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Native Samoan graduate student studies genetic disease in her homelands

Justina research photo

Family relationships are the fabric of the Polynesian culture. Grandparents help take care of the young, and in turn, children and grandchildren take care of the elderly. Having grown up in Samoa and Hawaii, graduate biology student Justina Tavana ('23) understands the value of looking out for aging community members, even as the ravaging effects of dementia steal away their close connections and identity.

Currently, there are no dementia screening tools available to Pacific Islander populations in their own languages, making the diagnosis process very difficult. Tavana and her research team are working to change this. Part of Tavana's research involves translating dementia screening tools into Samoan and Tongan. When complete, her tools will be the first optimized for Pacific Islanders.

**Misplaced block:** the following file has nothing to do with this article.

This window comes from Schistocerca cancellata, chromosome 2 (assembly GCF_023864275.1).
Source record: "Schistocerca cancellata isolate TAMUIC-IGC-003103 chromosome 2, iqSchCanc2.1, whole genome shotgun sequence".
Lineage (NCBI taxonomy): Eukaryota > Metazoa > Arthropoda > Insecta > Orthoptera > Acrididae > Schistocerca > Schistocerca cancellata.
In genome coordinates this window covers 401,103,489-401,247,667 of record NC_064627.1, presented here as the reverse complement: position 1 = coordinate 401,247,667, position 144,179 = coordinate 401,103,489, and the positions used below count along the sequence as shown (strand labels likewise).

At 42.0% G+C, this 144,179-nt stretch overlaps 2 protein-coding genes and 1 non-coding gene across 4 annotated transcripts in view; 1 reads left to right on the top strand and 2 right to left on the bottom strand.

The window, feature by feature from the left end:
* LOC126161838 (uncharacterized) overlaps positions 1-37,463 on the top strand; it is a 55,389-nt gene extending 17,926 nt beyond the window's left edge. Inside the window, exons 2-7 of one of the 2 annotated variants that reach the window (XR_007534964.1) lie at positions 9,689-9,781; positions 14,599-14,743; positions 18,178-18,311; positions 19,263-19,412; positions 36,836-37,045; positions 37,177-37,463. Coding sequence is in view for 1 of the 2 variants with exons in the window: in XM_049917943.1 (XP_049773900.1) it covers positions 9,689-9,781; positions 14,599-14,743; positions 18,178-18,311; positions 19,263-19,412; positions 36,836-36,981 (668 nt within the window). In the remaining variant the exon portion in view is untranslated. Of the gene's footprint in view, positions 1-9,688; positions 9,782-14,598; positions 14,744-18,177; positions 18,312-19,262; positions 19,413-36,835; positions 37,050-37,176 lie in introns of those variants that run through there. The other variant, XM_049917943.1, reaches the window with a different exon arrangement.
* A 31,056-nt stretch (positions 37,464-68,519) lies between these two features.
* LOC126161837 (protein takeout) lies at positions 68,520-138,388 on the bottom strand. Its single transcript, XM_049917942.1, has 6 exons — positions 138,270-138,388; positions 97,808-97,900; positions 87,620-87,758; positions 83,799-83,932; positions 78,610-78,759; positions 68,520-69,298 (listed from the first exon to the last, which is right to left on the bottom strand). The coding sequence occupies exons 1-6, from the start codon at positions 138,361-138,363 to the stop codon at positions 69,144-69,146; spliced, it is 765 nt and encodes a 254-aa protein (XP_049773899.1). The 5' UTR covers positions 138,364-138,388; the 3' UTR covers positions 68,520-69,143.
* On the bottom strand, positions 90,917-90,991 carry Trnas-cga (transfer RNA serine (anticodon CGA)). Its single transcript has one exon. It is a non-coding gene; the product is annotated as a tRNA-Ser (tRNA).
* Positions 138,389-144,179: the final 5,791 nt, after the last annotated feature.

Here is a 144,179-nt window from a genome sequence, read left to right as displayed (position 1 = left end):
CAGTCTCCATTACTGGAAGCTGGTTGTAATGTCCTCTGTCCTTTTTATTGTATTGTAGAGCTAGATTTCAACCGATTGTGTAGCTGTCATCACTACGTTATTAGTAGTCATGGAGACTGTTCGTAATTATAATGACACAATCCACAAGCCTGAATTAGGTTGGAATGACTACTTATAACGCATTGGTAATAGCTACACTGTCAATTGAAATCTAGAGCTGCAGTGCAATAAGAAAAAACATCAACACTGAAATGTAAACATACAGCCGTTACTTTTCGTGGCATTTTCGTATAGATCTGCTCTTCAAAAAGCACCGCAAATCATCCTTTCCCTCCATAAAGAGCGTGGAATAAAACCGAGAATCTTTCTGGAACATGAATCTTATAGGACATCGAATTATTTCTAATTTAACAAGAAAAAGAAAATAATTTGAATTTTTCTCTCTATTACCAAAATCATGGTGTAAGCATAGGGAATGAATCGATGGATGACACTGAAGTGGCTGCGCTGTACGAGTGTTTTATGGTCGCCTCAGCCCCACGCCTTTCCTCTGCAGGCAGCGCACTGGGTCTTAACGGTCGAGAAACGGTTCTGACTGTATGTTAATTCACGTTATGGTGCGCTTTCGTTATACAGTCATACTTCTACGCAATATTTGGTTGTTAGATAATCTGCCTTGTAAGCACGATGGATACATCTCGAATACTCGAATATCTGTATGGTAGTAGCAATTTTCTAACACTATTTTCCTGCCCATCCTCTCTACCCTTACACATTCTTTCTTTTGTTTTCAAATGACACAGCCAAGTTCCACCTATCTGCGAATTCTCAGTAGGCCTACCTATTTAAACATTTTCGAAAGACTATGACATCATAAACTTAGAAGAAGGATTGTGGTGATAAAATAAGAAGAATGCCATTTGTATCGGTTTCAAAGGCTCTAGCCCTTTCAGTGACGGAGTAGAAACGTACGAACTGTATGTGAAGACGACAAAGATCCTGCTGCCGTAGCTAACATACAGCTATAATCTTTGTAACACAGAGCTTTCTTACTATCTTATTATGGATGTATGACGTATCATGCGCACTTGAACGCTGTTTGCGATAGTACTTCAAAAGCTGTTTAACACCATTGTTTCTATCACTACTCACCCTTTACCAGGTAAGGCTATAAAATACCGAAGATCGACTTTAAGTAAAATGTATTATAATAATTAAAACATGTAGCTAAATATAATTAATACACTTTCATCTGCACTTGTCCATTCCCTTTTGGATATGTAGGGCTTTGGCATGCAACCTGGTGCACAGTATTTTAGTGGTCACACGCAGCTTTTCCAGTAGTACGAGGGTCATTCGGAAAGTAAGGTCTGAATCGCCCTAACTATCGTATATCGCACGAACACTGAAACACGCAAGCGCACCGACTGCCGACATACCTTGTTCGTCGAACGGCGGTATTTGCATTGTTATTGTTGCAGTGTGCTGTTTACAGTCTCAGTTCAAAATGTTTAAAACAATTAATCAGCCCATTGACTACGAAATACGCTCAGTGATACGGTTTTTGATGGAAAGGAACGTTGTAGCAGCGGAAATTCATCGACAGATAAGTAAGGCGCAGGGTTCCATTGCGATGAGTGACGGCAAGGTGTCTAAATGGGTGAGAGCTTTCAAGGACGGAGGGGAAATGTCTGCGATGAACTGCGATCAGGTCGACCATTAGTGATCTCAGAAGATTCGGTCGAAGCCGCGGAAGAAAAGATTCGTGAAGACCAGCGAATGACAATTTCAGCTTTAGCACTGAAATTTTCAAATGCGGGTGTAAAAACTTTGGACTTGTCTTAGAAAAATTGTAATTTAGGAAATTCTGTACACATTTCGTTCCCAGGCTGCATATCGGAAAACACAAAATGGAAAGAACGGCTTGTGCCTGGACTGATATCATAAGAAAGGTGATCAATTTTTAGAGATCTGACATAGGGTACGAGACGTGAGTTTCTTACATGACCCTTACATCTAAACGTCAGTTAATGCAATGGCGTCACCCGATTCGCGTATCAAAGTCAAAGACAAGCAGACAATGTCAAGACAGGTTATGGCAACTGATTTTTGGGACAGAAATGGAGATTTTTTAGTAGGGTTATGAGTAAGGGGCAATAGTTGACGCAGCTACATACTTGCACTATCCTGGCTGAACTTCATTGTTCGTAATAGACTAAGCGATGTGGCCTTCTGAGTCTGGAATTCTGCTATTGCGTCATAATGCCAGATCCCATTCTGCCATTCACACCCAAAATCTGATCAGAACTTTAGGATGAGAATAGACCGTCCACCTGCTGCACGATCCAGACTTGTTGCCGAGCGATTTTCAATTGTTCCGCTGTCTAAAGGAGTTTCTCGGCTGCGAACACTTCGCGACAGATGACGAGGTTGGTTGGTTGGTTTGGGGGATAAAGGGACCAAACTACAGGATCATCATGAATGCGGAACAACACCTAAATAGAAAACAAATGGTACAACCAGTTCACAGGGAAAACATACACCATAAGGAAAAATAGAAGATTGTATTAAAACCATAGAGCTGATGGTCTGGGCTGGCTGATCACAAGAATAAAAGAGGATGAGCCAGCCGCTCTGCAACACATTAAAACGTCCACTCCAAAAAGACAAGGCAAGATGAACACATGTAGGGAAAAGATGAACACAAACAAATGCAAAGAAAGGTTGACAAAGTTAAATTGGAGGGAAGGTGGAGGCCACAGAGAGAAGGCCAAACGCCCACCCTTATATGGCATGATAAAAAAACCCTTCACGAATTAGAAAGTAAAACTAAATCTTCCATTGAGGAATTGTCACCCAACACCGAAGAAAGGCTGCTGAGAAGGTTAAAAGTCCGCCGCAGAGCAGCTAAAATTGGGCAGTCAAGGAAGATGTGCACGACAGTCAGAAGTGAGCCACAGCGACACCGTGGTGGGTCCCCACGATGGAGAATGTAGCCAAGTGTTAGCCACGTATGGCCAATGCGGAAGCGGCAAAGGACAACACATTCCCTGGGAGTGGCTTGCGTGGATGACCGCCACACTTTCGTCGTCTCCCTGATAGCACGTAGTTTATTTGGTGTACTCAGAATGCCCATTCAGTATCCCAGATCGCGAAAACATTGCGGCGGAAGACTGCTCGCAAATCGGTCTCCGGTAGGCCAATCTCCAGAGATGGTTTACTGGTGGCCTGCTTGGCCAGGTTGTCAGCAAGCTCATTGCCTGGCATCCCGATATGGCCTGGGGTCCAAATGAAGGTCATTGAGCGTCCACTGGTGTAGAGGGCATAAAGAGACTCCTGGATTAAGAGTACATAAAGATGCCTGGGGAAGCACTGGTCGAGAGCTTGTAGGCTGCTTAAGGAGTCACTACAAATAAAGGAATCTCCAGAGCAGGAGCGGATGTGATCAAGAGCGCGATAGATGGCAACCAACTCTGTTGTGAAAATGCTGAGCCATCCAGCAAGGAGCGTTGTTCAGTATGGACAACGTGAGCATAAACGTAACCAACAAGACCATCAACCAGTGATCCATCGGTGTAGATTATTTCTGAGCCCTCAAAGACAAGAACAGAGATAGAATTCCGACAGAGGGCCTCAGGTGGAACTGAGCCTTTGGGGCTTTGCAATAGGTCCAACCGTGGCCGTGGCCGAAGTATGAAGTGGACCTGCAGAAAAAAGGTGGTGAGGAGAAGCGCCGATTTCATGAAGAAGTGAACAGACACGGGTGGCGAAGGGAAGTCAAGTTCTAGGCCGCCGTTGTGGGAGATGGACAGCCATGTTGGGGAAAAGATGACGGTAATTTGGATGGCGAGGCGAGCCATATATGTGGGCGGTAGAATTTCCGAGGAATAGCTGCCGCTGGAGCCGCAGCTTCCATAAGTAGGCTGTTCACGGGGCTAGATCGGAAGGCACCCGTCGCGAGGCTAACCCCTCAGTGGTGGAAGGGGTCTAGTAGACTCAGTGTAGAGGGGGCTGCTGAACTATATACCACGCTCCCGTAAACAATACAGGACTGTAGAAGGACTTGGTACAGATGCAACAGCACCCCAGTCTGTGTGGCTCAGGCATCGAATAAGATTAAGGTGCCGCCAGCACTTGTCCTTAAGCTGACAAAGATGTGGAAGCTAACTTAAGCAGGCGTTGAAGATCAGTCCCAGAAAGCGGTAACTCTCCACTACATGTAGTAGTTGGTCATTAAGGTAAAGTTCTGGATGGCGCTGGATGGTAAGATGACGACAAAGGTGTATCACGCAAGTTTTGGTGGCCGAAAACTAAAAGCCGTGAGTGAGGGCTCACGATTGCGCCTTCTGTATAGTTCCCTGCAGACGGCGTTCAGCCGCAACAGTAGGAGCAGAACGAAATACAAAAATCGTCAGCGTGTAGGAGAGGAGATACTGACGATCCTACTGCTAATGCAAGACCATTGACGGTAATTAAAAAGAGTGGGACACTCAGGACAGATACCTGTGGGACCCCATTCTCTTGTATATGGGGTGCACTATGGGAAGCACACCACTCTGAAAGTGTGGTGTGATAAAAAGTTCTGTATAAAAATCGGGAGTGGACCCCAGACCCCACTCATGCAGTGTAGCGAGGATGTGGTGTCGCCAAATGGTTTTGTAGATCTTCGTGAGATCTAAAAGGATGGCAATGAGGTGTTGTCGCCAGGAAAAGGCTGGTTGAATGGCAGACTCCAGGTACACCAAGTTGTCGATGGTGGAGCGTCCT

Stressing the importance of Samoan and Tongan populations having diagnostic tools in their own languages, Tavana says:
“Accurate diagnoses will allow for proper care and treatment.” She adds that if a mental processing disorder is diagnosed early, it could delay or prevent the onset of Alzheimer's.

When the screening tools are complete, Tavana and her colleagues will be able to assess Samoans and Tongans for symptoms of dementia and subsequently test DNA samples to identify the genetic strains hat influence dementia and Alzheimer’s. She hopes the results of her completed research will assist in identifying Alzheimer’s risk factors that would not be present in other populations, so that dementia-impacted Pacific Islanders and their families can access the resources they need.

Tavana is in Hawaii now, working on her research, and is optimistic about the work she and her team are doing. Earlier this year, her research won BYU Life Science’s first place spot for the annual 3MT (3 Minute Thesis) awards.

“As an Alzheimer's disease research community as a whole,” she said, “we are working very hard on finding a cure for this devastating disease, and we appreciate all of the encouragement and support.”

photo of Justina and colleagues